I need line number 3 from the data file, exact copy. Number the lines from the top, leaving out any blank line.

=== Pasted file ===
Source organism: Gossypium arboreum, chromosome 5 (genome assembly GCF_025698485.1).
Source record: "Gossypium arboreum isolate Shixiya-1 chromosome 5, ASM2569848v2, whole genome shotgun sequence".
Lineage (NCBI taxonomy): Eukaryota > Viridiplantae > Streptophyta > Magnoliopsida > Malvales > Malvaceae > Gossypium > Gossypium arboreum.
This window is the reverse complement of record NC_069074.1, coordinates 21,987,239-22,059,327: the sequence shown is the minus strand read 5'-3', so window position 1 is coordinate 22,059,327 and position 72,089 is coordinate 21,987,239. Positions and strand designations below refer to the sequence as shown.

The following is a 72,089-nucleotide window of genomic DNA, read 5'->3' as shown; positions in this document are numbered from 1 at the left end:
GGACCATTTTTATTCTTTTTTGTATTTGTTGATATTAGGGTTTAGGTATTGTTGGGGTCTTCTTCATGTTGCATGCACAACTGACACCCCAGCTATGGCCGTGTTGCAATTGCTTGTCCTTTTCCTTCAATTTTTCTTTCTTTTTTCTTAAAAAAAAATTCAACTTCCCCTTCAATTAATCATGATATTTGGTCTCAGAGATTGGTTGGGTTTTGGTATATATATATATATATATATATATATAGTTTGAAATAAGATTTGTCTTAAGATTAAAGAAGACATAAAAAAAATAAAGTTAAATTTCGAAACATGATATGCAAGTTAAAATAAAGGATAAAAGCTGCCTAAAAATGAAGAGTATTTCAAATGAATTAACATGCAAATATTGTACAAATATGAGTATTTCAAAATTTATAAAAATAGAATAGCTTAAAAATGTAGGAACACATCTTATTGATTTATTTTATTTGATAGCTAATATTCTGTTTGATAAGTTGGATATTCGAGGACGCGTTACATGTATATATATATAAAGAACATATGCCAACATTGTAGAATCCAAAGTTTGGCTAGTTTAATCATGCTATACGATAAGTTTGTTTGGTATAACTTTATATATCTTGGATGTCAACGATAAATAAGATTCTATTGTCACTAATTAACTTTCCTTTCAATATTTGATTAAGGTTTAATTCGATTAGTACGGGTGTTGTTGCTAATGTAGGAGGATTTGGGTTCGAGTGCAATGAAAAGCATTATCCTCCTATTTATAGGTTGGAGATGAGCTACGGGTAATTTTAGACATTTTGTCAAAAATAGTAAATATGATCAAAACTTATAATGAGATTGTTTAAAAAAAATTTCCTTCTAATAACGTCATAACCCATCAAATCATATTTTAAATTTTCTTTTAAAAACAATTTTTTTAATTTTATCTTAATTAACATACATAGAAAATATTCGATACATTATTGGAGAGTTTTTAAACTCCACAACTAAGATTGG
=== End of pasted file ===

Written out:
Lineage (NCBI taxonomy): Eukaryota > Viridiplantae > Streptophyta > Magnoliopsida > Malvales > Malvaceae > Gossypium > Gossypium arboreum.